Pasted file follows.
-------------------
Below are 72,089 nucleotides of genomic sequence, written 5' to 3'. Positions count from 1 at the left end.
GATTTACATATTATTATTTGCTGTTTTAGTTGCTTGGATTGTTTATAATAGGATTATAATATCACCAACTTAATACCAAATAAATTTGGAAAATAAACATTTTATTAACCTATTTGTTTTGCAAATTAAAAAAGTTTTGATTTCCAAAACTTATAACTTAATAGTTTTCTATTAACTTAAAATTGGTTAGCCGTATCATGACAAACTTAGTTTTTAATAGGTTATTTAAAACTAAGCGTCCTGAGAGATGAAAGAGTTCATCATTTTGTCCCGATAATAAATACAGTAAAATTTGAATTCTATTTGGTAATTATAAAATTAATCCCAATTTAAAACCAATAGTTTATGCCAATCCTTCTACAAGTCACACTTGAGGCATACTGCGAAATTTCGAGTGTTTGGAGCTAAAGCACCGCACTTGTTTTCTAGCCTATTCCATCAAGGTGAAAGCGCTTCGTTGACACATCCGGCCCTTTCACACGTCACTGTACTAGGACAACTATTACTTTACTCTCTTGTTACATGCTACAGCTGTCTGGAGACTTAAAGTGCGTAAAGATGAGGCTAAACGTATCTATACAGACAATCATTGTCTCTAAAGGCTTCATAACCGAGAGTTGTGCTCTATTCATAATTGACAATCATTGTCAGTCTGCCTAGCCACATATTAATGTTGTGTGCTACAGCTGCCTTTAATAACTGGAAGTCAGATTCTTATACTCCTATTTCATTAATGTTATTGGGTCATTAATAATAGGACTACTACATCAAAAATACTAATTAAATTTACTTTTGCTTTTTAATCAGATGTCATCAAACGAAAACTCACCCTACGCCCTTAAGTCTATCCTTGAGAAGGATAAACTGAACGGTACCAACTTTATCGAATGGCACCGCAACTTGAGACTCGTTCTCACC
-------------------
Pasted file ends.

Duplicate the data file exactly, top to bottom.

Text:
Below are 72,089 nucleotides of genomic sequence, written 5' to 3'. Positions count from 1 at the left end.
GATTTACATATTATTATTTGCTGTTTTAGTTGCTTGGATTGTTTATAATAGGATTATAATATCACCAACTTAATACCAAATAAATTTGGAAAATAAACATTTTATTAACCTATTTGTTTTGCAAATTAAAAAAGTTTTGATTTCCAAAACTTATAACTTAATAGTTTTCTATTAACTTAAAATTGGTTAGCCGTATCATGACAAACTTAGTTTTTAATAGGTTATTTAAAACTAAGCGTCCTGAGAGATGAAAGAGTTCATCATTTTGTCCCGATAATAAATACAGTAAAATTTGAATTCTATTTGGTAATTATAAAATTAATCCCAATTTAAAACCAATAGTTTATGCCAATCCTTCTACAAGTCACACTTGAGGCATACTGCGAAATTTCGAGTGTTTGGAGCTAAAGCACCGCACTTGTTTTCTAGCCTATTCCATCAAGGTGAAAGCGCTTCGTTGACACATCCGGCCCTTTCACACGTCACTGTACTAGGACAACTATTACTTTACTCTCTTGTTACATGCTACAGCTGTCTGGAGACTTAAAGTGCGTAAAGATGAGGCTAAACGTATCTATACAGACAATCATTGTCTCTAAAGGCTTCATAACCGAGAGTTGTGCTCTATTCATAATTGACAATCATTGTCAGTCTGCCTAGCCACATATTAATGTTGTGTGCTACAGCTGCCTTTAATAACTGGAAGTCAGATTCTTATACTCCTATTTCATTAATGTTATTGGGTCATTAATAATAGGACTACTACATCAAAAATACTAATTAAATTTACTTTTGCTTTTTAATCAGATGTCATCAAACGAAAACTCACCCTACGCCCTTAAGTCTATCCTTGAGAAGGATAAACTGAACGGTACCAACTTTATCGAATGGCACCGCAACTTGAGACTCGTTCTCACC